Trip Start Mar 19, 2005
Trip End Apr 02, 2005

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Where I stayed

Flag of Ethiopia  ,
Thursday, March 24, 2005

Ethiopia might have lost its access to the Red Sea, but it still has complete access to a beautiful red lake.
It is called Lake Langano and is about 200 kilometers south of Addis. Unlike most Ethiopian lakes, it allows for swimming, because of the lack of dangerous Bilharzia protozoa. These little parasites live in snails and have infected most other lakes in Ethiopia, so taking a swim there might make it your last.
We stayed in a newly built eco-tourism resort. I was a bit sceptical at first, reasoning that tourism is unecological by definition and that booking an eco-tourism resort is just a patch for the (rightfully) apologetic traveller who is lucid enough to realize that his occupation endangers what he cherishes.
But then I came to Bishangari and was swqayed by its beauty, its harmony and its generally benevolent spirit. I write these words sitting on a porous white stone at the beach of Lake Langano, watching birds fly low above water, less and less visible in the beautifully fading light of an African sunset. The usually red water looks a deep brown in these last minutes of the day and shadowy grey clouds, stretching majestically on multiple layers of the closer-than-normal sky, project a feeling of vastness into the awed observer's heart, dwarfing us few visitors in the lost cause of returning to our innocence.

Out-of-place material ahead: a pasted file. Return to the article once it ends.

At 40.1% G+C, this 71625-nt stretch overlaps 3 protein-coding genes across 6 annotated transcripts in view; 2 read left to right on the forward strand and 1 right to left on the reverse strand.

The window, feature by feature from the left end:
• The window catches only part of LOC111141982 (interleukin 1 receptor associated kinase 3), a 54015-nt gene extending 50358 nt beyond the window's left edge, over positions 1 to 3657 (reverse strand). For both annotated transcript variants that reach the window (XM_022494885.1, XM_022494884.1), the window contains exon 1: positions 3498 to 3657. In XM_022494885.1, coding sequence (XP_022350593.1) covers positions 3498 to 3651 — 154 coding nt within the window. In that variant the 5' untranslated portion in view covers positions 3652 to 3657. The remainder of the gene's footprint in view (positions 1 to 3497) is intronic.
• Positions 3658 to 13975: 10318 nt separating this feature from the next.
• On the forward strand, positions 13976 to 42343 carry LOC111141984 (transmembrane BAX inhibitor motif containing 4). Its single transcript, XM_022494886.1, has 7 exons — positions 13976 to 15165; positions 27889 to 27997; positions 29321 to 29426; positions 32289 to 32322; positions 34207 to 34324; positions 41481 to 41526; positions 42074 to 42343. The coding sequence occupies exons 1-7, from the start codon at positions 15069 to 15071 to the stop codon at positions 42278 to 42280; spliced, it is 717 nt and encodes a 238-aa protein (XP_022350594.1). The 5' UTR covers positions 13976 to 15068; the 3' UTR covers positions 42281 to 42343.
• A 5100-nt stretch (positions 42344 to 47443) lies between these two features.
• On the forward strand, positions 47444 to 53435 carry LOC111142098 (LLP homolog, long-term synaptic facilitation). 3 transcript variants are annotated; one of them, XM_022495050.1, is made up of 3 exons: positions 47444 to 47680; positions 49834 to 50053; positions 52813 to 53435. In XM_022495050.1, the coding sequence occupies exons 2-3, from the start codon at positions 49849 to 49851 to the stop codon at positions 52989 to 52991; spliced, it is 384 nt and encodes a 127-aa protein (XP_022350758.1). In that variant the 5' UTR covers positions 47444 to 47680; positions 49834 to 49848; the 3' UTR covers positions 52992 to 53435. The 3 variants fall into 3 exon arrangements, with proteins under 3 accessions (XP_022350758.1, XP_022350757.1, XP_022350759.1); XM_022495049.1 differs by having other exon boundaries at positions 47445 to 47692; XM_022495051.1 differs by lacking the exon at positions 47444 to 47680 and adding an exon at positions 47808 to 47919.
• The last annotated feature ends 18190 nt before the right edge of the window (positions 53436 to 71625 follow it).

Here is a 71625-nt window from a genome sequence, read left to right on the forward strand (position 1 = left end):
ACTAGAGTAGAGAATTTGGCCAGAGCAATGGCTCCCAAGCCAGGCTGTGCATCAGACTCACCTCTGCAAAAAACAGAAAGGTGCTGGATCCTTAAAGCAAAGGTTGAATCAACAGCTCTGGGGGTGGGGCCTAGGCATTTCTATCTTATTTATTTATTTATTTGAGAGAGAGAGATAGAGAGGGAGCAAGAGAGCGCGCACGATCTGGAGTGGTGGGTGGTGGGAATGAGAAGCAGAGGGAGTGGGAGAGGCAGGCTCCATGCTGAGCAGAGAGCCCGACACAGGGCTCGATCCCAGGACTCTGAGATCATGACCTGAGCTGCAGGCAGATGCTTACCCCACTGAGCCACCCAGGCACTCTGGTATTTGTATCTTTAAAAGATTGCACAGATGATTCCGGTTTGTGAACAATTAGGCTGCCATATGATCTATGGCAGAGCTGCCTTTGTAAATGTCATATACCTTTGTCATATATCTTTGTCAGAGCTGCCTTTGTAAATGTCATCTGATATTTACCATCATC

The resort attempts the seemingly impossible: comfort without harm. It tries to provide enough comfort to alleviate the most bothersome hardships of a natural way of life, but sacrifices comfort for ecological compliance when there is a clash between the two. Every lodge has one or two electric lights, but they are stark and unfriendly, suggesting the use of candles and oil lamps which are easily accessible everywhere. The electric energy is provided by a bio-gas-fueled generator that runs in the night. Warm water is provided by solar energy, caught in two meter high stations sparsely distributed over the resort's area. All houses were built using local materials, thick tree trunks, tightly woven straw mats and surprisingly sturdy looking ropes. Even the staff seems to be "home-grown". The friendly Oromo girl, who conducted the traditional Ethiopian coffee ceremony, told us that the resort employed 37 locals.
Although the resort charges european prices, I didn't feel ripped off. Now my cynic mind can't even acquit this wondrous place as a cheap scheme to profit from modern man's guilt. Under mocking standing ovations by the idealist in me, my inner cynic shamefully lies down to die, his ethereal body graced by the last sunrays of a triumphant dusk.
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